Durability-wise, Cloud Defensive has posted some impressive test results over their social media. They say beat the hell out of the OWL, and it keeps on keeping on. In my experience, the light is unaffected by heat from a gun, even though it’s often placed right by the gas block and muzzle.

Cloud Defensive OWL Optimized Weapon Light
Bright and Beautiful (Travis for TTAG)

When I say this light is a tank, I mean it. It weighs 11 ounces with an 18650 battery. Thats a good bit of heft for a weapon light, but I don’t mind the weight when I’m getting all this power.

Cloud Defensive OWL Optimized Weapon Light
Its a big, powerful light (Travis for TTAG)

The Cloud Defensive OWL comes with two 18650 batteries and a professional grade battery charger. Rechargeable 18650s are common, and quality models cost less than ten bucks each. The 18650 batteries are necessary to provide all the power required for the OWL generate the beam it does.

One small feature that bears mentioning is the tail cap doubles as a tool that can be used to attach or detach the light from the rail. It’s a smart move that makes it perfect for field conditions. Lastly, the OWL is made in the good ol’ US of A.

Specifications: Cloud Defensive OWL Optimized Weapon Light

Lumens: 1,250
Candela: 50,000
Length: 5.255 inches
Weight: 11 Ounces
MSRP: $369.99

Ratings (out of five stars):

Power: * * * * *
The OWL is a mighty light that casts its beam bright and far. It’s best when paired with a magnified optic to get the most out of it. The OWL offers unbeatable range and power in all situations.

Ergonomics: * * * *
The design itself is effortless, and the single control is easy to press and not picky about how you activate it. The light can be used in multiple positions and allows for equal access to righties and lefties. The only downside is the weight.

Durability: * * * * *
The Cloud Defense OWL is an absolute beast. It’s a durable light designed to last and is seemingly bombproof.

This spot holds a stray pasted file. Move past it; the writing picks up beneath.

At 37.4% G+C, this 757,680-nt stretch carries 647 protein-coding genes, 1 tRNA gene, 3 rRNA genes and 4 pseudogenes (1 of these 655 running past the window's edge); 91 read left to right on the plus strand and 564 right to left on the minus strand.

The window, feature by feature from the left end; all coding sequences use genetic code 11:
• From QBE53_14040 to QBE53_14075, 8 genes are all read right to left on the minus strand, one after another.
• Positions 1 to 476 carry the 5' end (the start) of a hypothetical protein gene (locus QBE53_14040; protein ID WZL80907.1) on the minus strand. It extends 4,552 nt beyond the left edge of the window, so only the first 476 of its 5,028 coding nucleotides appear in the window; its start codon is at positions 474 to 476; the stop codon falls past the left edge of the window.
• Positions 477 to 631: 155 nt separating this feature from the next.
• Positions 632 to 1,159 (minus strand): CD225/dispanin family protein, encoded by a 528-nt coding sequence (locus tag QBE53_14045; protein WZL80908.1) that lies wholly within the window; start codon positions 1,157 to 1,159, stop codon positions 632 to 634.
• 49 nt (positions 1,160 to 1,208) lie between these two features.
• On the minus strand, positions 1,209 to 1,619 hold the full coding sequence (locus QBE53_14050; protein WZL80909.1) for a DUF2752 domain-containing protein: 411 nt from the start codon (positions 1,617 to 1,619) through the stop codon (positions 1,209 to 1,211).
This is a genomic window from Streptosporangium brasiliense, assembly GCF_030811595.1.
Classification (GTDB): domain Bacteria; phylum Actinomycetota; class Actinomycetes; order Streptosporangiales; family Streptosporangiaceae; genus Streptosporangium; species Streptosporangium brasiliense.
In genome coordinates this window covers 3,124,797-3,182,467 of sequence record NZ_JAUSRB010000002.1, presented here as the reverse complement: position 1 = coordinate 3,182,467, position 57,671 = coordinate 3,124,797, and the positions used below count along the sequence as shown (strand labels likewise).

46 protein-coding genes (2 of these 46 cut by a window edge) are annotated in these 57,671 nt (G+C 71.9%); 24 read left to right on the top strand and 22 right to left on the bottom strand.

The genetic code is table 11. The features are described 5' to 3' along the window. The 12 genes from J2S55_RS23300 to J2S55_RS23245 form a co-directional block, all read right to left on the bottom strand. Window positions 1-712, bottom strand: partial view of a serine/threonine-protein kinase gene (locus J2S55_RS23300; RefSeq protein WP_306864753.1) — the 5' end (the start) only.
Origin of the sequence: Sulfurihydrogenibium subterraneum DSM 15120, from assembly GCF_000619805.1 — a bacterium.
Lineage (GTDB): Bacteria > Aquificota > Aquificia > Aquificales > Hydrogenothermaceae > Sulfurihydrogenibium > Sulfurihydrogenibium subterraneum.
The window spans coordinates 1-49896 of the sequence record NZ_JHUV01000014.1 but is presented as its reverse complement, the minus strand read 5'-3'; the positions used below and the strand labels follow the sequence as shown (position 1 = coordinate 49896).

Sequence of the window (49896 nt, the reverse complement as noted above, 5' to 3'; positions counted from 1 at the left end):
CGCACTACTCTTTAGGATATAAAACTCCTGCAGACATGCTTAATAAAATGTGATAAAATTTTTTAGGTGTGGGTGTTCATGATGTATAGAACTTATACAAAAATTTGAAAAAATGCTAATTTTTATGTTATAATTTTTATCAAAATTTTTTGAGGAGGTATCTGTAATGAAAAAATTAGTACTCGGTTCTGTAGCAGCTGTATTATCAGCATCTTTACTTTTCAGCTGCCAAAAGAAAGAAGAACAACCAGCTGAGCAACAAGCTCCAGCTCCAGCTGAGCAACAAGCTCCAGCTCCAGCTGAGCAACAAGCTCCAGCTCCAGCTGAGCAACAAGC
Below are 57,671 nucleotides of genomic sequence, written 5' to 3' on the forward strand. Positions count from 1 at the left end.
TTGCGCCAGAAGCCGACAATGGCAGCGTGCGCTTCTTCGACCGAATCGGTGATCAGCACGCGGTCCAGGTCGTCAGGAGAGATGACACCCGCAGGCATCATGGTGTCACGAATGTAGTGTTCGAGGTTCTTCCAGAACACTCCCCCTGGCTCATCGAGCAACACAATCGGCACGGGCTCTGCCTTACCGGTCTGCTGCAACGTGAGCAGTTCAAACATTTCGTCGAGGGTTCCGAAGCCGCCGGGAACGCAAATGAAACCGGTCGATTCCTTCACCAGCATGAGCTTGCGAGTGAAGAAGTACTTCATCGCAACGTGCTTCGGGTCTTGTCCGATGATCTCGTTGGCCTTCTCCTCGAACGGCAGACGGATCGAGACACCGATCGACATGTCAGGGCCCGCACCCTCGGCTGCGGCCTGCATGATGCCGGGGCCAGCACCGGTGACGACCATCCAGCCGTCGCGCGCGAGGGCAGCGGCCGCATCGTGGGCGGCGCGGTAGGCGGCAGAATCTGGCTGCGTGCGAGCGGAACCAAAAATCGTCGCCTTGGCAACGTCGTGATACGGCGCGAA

Overall: * * * * *
The OWL represents the first in what’s likely going to become the new standard for weapon lights. It’s hard to go back to even premium lights like Surefire and Streamlight when the OWL exists.

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  1. I’ll keep my $15 Tac light for now. 580 lumens & weighs 8oz. $370 is mighty pricey and insanely large& heavy…

    • It does look like a really nifty piece of kit, but that price, tho… If you’ve got the $$ to drop on it then go ahead, but hell, my AR build (PSA upper & LPK, Anderson lower) didn’t cost too much more than this light’s MSRP.

      I’ll add this light to the “if I ever have enough money for a top-end AR” list, where it’ll remain probably forever.

      If I spend $300+ for anything to hang on my rifle, it’s going to be a reflex sight, since I’ve read that they work better than red dots for those of us with astigmatism. Or maybe one of those nifty Primary Arms 1-4x optics.

      • I’m really not sure why people get hung up on the cost of the owl. It comes as a package with integrated rail mount and switches which most other offerings do not.

        That puts it in the same price range, or less, than many MWL’s once you swap tailcaps and add a mount and switches.

        I wouldn’t put it on your rifle though. No offense but I’ve not seen much stuff from PSA I would buy other than as secondhand with the intention to wreck it.

        • None taken. I bought the best rifle I could afford, and so far it’s working out great. It’ll hit anything I can properly aim at with iron sights (no optic yet), and has been perfectly reliable.

          I haven’t seen where PSA builds have any tendency to failure (in fact, in the tests I was able to find, they were more reliable than several ARs with more expensive names), and I’m not likely to ever push it hard enough to find out where it taps out. So for my purposes, good to go.

          No problems with the idea of expensive equipment — if it performs accordingly. If I had $300 to drop on a weapon light, this looks like it’d be a fine choice. But there are other things I consider higher priority for the limited gun budget, so this sits on a “maybe someday” list with a lot of other stuff.